A ‘night of terror’ in Athens

Residents of Athens woke up on Monday to the smell of smouldering buildings and tear gas in the air after protesters looted shops, clashed with police and set buildings ablaze Sunday night. Greece’s “night of terror” started when 80,000 people stormed the streets of Athens and other cities across the country to protest the package of austerity measures before Parliament. In Athens alone, 150 shops were looted and 48 buildings were set on fire, including the 19th century Attikon cinema; 100 people were injured and 130 detained in the violence, according to local authorities.

Meanwhile, Greek politicians were busy approving the controversial package of austerity measures, which includes a 22 percent cut to the minimum wage and the elimination of 150,000 government jobs between now and 2015. The vote is just a first step for Greece, according to its European partners. In the words of Austria’s Foreign Minister Michael Spindelegger, “adopting the austerity package is one thing, implementing it is another.” Greece will now be able to access $172-billion (U.S.) in loans and avoid defaulting on its bonds next month. Still, the fear remains that an eventual Greek bankruptcy could lead to the country being ousted from the eurozone, which could spread panic through the EU itself as well as global markets.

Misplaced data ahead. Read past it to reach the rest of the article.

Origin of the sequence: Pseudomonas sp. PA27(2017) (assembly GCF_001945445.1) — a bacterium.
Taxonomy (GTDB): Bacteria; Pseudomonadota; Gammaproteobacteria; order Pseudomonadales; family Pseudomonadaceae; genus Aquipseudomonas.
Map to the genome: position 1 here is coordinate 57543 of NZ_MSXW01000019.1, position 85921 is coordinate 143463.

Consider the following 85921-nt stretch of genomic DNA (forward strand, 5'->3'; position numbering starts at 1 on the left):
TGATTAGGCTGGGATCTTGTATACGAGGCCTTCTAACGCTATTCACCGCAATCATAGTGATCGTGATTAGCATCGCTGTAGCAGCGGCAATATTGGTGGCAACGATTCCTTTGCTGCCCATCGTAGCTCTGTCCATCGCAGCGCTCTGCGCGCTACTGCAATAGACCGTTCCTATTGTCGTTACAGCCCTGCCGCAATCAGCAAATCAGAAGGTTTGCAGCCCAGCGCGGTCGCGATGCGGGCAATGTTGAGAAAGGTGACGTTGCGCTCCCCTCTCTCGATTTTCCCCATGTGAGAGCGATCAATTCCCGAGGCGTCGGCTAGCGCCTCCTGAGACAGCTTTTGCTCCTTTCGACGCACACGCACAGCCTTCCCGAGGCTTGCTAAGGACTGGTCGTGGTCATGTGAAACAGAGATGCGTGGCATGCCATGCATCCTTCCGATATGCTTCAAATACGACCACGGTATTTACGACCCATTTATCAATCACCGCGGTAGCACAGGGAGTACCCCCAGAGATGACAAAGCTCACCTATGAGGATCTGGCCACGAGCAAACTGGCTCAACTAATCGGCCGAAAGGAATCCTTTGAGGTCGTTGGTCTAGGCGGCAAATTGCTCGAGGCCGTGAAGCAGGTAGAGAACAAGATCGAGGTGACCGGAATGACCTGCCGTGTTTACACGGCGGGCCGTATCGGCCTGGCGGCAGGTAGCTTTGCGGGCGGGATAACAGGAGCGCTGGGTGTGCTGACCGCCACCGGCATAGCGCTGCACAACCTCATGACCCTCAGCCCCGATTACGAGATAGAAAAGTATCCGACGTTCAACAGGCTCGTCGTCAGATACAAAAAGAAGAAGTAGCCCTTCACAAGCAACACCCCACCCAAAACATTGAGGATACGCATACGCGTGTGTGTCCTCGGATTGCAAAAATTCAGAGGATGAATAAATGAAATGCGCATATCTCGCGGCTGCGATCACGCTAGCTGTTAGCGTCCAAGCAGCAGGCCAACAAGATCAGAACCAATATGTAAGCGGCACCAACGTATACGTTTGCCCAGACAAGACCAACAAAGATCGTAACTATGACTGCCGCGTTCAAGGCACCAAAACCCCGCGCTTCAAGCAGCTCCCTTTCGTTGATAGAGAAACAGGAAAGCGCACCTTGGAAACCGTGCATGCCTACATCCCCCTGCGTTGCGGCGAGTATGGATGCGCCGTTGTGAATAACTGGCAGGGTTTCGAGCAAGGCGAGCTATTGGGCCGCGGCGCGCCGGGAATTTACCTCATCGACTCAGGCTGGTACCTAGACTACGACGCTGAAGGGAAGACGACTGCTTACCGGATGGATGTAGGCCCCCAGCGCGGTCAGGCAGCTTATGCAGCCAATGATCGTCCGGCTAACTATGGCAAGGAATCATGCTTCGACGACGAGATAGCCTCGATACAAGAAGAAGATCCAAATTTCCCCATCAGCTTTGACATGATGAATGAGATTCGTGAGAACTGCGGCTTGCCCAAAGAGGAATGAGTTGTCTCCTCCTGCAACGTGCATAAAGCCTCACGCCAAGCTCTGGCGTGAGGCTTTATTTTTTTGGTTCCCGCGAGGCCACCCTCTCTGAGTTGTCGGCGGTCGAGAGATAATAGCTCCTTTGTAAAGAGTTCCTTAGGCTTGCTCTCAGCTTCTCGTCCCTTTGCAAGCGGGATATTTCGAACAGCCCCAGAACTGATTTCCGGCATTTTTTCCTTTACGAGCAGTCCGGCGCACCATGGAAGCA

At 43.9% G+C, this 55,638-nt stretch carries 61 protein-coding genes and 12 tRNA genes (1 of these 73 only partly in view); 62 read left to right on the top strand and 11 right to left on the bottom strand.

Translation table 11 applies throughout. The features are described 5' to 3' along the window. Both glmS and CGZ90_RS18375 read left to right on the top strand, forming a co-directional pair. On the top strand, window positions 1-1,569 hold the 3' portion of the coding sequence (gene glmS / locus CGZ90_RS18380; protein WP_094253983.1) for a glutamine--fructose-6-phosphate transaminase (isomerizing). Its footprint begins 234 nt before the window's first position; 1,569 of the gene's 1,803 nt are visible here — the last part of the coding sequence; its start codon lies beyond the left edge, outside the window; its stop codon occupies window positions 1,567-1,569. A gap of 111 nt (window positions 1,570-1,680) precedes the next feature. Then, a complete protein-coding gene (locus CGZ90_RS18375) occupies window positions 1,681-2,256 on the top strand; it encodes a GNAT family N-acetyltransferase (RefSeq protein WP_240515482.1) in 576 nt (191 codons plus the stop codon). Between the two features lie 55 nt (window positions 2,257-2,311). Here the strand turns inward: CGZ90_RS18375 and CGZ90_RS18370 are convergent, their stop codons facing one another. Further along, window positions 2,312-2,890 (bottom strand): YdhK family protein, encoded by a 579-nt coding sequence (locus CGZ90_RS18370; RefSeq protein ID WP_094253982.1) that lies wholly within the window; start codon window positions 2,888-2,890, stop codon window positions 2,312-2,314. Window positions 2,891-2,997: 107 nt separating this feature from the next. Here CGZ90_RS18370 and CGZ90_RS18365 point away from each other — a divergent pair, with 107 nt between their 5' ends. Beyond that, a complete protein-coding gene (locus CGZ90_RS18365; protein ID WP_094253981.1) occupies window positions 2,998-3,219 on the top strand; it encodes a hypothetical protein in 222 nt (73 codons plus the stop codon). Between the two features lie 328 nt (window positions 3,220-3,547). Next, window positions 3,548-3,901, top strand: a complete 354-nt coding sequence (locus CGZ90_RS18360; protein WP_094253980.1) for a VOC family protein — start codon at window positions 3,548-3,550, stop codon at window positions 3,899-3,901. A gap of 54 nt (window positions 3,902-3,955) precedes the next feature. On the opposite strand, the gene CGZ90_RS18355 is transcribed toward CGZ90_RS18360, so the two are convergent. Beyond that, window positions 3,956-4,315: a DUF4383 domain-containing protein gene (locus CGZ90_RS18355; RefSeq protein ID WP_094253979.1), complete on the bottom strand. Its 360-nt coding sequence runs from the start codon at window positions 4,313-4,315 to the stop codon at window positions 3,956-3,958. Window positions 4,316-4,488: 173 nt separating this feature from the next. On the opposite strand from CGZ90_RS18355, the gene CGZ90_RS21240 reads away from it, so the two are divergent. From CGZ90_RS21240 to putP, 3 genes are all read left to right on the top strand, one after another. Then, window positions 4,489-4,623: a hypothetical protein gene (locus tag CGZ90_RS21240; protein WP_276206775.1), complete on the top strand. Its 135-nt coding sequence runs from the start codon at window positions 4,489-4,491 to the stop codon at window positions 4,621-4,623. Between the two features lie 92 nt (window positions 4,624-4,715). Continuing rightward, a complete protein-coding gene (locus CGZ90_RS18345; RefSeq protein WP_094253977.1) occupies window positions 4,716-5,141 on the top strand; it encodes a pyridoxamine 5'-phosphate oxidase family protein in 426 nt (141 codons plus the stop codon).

Browse

A ‘night of terror’ in Athens

  1. How does cutting the minimum wage have anything to do with austerity?  Will Greek’s public finances somehow increase if people aren’t paid as much by private enterprise? I didn’t know that earning less could magically increase your taxation revenue..

    ..of course, if the reason Greece can’t get credit is because the private credit-extenders aren’t free to rape the public enough, then this makes sense.

Sign in to comment.